Exo makes protein bars from ground-up crickets (in a flour to be exact). Their bars come in about eight different flavours, ranging from sweet to savoury. For instance, I purchased a four-pack that had banana bread, blueberry vanilla, cocoa nut and apple cinnamon.
The manufacturer says the product ticks many boxes: all natural, dairy free, gluten free, paleo friendly, and soya-free. Each bar contains 10g of protein. So, there you go – healthy on so many dimensions and unlikely to upset anyone with allergies, or diet restrictions.
So, what’s all the fuss about? Eating crickets may not be your idea of a good time but, let’s face it, as countries industrialise they get too much of their protein from meat. And the more meat we produce globally, the more problems we have to deal with in terms of damage to the environment. For example, the runoff from the animal manure into the soil can overwhelm the ecology and poison water systems, plus methane gas exuded from the animals can be another hazard to the environment, just to mention a few.
The fact is, we are approaching an unprecedented population explosion whereupon within a hundred years there will be more people alive in the world than the number of people who have ever born since the beginning of mankind. If we all want to eat meat all of the time, we are going to be living in misery, unless we learn to grow it in the lab (as Google tried to do).
There is no need to go to such lengths, however. Insects are plentiful and can be far more nutritious. We in the Western World need to get over our aversion to them as a food source. Frankly, Exoprotein is doing a great job of that. Their bars are reasonably tasty and nutritious (more on this, below).
I ate the banana bread one yesterday morning and the cocoa nut one today. At first, it didn’t seem like much. The bar wasn’t dry but pleasantly moist and a bit tacky. It wasn’t particularly sweet, either. To be honest, I wasn’t impressed. Still, it didn’t taste terrible. Slowly, over time, the aftertaste was really good. By the time I had finished the bar, I felt sated but look forward to the next one. I preferred the banana bread to the cocoa nut, though.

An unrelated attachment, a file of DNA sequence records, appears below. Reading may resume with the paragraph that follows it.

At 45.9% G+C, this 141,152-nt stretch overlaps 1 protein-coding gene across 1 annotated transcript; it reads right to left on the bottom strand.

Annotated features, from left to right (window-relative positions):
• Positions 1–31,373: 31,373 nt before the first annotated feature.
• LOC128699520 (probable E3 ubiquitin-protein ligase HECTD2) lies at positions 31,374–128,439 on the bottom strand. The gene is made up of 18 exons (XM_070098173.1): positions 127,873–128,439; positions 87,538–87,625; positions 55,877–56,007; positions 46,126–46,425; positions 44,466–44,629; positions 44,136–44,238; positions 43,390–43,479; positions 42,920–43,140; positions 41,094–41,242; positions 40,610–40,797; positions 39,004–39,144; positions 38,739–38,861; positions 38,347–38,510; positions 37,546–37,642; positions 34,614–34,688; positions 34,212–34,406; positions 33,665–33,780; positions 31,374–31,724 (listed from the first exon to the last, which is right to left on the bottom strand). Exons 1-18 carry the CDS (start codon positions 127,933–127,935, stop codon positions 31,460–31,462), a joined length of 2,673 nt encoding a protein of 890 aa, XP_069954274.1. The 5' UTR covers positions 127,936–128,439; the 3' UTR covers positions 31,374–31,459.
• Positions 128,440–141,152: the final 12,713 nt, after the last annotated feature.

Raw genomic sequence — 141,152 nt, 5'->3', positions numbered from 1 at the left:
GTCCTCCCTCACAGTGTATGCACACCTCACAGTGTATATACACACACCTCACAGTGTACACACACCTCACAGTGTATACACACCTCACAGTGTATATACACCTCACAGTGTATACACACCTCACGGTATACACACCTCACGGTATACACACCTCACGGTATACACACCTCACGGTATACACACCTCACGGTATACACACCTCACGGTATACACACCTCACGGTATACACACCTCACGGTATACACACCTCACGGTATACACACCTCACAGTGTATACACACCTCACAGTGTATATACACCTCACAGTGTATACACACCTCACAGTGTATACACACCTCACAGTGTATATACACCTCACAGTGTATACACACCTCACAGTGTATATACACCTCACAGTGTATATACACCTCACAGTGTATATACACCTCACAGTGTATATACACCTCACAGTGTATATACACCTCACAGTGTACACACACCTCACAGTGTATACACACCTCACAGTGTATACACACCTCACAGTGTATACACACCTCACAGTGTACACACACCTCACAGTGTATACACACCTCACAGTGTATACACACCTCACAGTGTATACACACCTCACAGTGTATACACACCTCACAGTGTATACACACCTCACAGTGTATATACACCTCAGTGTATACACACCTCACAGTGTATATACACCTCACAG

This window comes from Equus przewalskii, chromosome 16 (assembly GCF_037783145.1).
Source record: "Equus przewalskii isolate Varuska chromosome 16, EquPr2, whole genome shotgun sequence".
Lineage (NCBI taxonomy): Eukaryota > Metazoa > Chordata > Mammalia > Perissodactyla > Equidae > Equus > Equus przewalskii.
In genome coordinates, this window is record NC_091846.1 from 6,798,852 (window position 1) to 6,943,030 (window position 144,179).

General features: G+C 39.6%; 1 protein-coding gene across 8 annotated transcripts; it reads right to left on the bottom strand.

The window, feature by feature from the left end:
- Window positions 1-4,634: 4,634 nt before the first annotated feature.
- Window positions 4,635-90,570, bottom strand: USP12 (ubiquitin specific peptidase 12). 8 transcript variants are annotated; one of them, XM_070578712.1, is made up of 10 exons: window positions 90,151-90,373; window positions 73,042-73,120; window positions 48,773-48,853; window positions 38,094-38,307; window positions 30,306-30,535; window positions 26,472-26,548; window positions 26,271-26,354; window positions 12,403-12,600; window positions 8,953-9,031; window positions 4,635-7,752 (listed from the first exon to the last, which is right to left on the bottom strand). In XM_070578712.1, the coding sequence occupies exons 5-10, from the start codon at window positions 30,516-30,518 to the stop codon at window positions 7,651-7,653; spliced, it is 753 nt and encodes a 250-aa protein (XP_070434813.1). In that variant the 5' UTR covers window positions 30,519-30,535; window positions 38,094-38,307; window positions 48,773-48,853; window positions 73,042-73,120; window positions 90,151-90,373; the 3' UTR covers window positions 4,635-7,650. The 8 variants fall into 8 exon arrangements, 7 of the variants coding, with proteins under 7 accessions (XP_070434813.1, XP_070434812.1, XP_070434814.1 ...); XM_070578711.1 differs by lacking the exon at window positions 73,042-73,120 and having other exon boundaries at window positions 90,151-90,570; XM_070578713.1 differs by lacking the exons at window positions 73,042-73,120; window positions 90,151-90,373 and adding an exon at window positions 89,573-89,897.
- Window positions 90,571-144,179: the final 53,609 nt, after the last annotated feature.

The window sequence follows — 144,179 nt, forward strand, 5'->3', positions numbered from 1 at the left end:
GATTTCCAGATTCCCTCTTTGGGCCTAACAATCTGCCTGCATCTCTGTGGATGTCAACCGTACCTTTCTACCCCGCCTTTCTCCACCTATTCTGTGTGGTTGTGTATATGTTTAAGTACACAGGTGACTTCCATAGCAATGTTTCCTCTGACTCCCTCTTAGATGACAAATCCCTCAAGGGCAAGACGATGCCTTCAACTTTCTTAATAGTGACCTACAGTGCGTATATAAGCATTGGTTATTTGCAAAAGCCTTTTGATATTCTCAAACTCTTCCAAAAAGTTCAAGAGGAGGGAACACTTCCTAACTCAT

Yes, there is an aftertaste. To me, it’s minerally. To others… well, you just have to read the reviews to see how divided people are.
As for that aftertaste, most people seem quite happy with it and then there are a few who complain of a metallic or yucky aftertaste that puts them off. I suspect it may have something with each person’s DNA. For example, there are different taste receptors in people that determines whether they find broccoli sweet or bitter (I find it sweet, by the way, if that means anything here).
First off, I think we can all agree that these bars aren’t insanely delicious when you first bite into them. First off, they have gone for a mellower flavour that is less sweet than some of the other protein bars out there. Perhaps, if they made it sweet (like a strong cherry flavour), they could mask the taste better. However, it can grow on you, like it did for me, or it can turn you off. I liked it. Others don’t. All you can do is try it yourself.
The simplest thing to do is purchase the four-bar starter pack. If you browse the exoprotein website long enough, they often pop up a coupon. That’s a reasonable way to taste-test their basic flavours and find out what you think of cricket protein.
“Why crickets?” You may ask. The Exo site explains this with a simple graphic, which I am borrowing… (hope that’s okay)… In a nutshell, crickets contain more edible protein and nutrients by weight than other food sources we are familiar with and as insects they do not contribute to greenhouse gases like cattle.